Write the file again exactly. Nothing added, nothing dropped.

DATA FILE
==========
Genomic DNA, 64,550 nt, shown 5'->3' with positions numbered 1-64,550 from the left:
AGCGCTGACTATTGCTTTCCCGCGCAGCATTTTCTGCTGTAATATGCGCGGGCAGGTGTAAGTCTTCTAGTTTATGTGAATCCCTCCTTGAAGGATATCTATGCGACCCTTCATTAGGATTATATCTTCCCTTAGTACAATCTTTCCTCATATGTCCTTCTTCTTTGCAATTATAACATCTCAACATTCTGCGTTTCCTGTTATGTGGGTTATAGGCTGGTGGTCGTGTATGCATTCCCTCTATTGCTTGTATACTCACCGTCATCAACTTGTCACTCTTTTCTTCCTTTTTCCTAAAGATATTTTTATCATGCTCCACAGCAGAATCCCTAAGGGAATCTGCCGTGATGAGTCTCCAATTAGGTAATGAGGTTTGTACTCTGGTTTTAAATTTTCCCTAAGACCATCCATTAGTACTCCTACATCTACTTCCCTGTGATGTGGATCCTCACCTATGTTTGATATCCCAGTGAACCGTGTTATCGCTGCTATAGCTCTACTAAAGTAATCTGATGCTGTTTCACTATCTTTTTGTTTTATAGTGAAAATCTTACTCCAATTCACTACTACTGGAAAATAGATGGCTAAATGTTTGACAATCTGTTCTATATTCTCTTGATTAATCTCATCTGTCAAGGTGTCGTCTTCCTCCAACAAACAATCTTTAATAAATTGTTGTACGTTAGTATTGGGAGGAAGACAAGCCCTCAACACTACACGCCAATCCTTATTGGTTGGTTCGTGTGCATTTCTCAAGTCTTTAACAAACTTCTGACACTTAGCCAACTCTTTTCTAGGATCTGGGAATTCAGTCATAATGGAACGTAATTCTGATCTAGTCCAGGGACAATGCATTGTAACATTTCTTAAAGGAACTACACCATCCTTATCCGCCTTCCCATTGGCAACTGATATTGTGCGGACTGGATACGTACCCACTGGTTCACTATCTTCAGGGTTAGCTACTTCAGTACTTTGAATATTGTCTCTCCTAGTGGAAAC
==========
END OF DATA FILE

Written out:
Genomic DNA, 64,550 nt, shown 5'->3' with positions numbered 1-64,550 from the left:
AGCGCTGACTATTGCTTTCCCGCGCAGCATTTTCTGCTGTAATATGCGCGGGCAGGTGTAAGTCTTCTAGTTTATGTGAATCCCTCCTTGAAGGATATCTATGCGACCCTTCATTAGGATTATATCTTCCCTTAGTACAATCTTTCCTCATATGTCCTTCTTCTTTGCAATTATAACATCTCAACATTCTGCGTTTCCTGTTATGTGGGTTATAGGCTGGTGGTCGTGTATGCATTCCCTCTATTGCTTGTATACTCACCGTCATCAACTTGTCACTCTTTTCTTCCTTTTTCCTAAAGATATTTTTATCATGCTCCACAGCAGAATCCCTAAGGGAATCTGCCGTGATGAGTCTCCAATTAGGTAATGAGGTTTGTACTCTGGTTTTAAATTTTCCCTAAGACCATCCATTAGTACTCCTACATCTACTTCCCTGTGATGTGGATCCTCACCTATGTTTGATATCCCAGTGAACCGTGTTATCGCTGCTATAGCTCTACTAAAGTAATCTGATGCTGTTTCACTATCTTTTTGTTTTATAGTGAAAATCTTACTCCAATTCACTACTACTGGAAAATAGATGGCTAAATGTTTGACAATCTGTTCTATATTCTCTTGATTAATCTCATCTGTCAAGGTGTCGTCTTCCTCCAACAAACAATCTTTAATAAATTGTTGTACGTTAGTATTGGGAGGAAGACAAGCCCTCAACACTACACGCCAATCCTTATTGGTTGGTTCGTGTGCATTTCTCAAGTCTTTAACAAACTTCTGACACTTAGCCAACTCTTTTCTAGGATCTGGGAATTCAGTCATAATGGAACGTAATTCTGATCTAGTCCAGGGACAATGCATTGTAACATTTCTTAAAGGAACTACACCATCCTTATCCGCCTTCCCATTGGCAACTGATATTGTGCGGACTGGATACGTACCCACTGGTTCACTATCTTCAGGGTTAGCTACTTCAGTACTTTGAATATTGTCTCTCCTAGTGGAAAC